Patrolmen Joseph Rosenberg and James W. Jones were walking a beat at 2 AM when they heard a woman scream "murder, help." The officers entered a house at No. 98 Lafayette Street, a house infamous for crimes and murders committed within its walls. They found Charles Dilger in the act of beating Mary Burns, alias "Bumgy" Burns, with whom he was living. What occurred inside the house was never discovered, but Dilger fled and was arrested two (2) hours later. Patrolman Jones was dead with stab wounds in the brain and heart. Patrolman Rosenberg laid at the foot of the bed, stabbed in the right temple. He was reported to have died later that afternoon.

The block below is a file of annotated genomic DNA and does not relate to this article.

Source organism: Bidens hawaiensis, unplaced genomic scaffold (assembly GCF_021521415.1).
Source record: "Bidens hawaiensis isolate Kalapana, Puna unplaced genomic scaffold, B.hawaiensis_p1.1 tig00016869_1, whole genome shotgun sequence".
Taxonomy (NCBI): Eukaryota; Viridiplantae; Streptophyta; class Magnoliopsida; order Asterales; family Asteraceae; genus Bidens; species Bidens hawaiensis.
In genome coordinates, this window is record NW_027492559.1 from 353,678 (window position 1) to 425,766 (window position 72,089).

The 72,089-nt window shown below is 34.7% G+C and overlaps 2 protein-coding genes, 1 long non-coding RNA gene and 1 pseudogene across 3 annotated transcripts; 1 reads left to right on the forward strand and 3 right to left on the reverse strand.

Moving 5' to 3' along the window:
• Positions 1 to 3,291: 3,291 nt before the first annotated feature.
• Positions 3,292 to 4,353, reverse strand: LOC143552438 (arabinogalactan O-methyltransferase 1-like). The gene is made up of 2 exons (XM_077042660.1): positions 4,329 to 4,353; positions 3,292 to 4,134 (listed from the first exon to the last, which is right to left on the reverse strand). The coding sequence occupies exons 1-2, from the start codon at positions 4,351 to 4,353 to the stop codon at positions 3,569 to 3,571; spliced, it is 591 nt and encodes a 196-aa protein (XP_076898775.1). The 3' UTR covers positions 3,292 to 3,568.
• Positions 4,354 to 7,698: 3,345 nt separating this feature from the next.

Dilger was tried twice and appealed to the Supreme Court and Governor. His appeals were denied and he was set to be hanged on July 31, 1889 along with another murderer, Barry Smart. Both men were hanged at the same time. Smart died instantly. Dilger slipped through the noose and the rope caught him over the chin at the lower teeth. He was seemingly unhurt and was drawn up through the trap by deputies. A new rope was brought into service and the noose was readjusted and Dilger asked, "What's the matter?" He was told, "The rope has slipped its knot." Dilger replied, "This shows that I should not die." He was hanged again and died.
Patrolman Rosenberg had served with the department for seven (7) years. He is survived by his wife.